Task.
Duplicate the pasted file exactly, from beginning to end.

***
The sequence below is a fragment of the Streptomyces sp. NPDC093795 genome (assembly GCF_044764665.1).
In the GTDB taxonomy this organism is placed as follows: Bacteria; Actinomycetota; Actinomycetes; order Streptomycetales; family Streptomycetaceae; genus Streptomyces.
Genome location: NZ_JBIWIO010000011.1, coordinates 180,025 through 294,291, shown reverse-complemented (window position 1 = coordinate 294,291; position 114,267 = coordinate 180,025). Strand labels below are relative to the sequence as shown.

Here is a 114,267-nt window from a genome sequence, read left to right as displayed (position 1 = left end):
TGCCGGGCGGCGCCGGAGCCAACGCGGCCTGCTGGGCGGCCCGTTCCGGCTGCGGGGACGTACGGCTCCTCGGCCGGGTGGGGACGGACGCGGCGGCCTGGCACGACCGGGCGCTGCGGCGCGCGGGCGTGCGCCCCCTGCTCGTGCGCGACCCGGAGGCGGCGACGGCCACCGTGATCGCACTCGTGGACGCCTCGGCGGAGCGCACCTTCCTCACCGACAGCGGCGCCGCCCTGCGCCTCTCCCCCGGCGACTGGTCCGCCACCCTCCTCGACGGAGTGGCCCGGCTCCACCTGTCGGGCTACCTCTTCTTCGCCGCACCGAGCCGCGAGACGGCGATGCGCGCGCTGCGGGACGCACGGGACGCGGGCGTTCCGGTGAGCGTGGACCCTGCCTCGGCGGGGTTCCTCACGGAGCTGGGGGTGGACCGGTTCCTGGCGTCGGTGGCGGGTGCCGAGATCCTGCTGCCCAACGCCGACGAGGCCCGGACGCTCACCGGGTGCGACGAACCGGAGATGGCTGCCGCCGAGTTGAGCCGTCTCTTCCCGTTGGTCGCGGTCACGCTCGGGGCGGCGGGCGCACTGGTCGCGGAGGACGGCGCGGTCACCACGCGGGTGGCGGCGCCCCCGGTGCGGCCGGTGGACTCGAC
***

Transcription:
The sequence below is a fragment of the Streptomyces sp. NPDC093795 genome (assembly GCF_044764665.1).
In the GTDB taxonomy this organism is placed as follows: Bacteria; Actinomycetota; Actinomycetes; order Streptomycetales; family Streptomycetaceae; genus Streptomyces.
Genome location: NZ_JBIWIO010000011.1, coordinates 180,025 through 294,291, shown reverse-complemented (window position 1 = coordinate 294,291; position 114,267 = coordinate 180,025). Strand labels below are relative to the sequence as shown.

Here is a 114,267-nt window from a genome sequence, read left to right as displayed (position 1 = left end):
TGCCGGGCGGCGCCGGAGCCAACGCGGCCTGCTGGGCGGCCCGTTCCGGCTGCGGGGACGTACGGCTCCTCGGCCGGGTGGGGACGGACGCGGCGGCCTGGCACGACCGGGCGCTGCGGCGCGCGGGCGTGCGCCCCCTGCTCGTGCGCGACCCGGAGGCGGCGACGGCCACCGTGATCGCACTCGTGGACGCCTCGGCGGAGCGCACCTTCCTCACCGACAGCGGCGCCGCCCTGCGCCTCTCCCCCGGCGACTGGTCCGCCACCCTCCTCGACGGAGTGGCCCGGCTCCACCTGTCGGGCTACCTCTTCTTCGCCGCACCGAGCCGCGAGACGGCGATGCGCGCGCTGCGGGACGCACGGGACGCGGGCGTTCCGGTGAGCGTGGACCCTGCCTCGGCGGGGTTCCTCACGGAGCTGGGGGTGGACCGGTTCCTGGCGTCGGTGGCGGGTGCCGAGATCCTGCTGCCCAACGCCGACGAGGCCCGGACGCTCACCGGGTGCGACGAACCGGAGATGGCTGCCGCCGAGTTGAGCCGTCTCTTCCCGTTGGTCGCGGTCACGCTCGGGGCGGCGGGCGCACTGGTCGCGGAGGACGGCGCGGTCACCACGCGGGTGGCGGCGCCCCCGGTGCGGCCGGTGGACTCGAC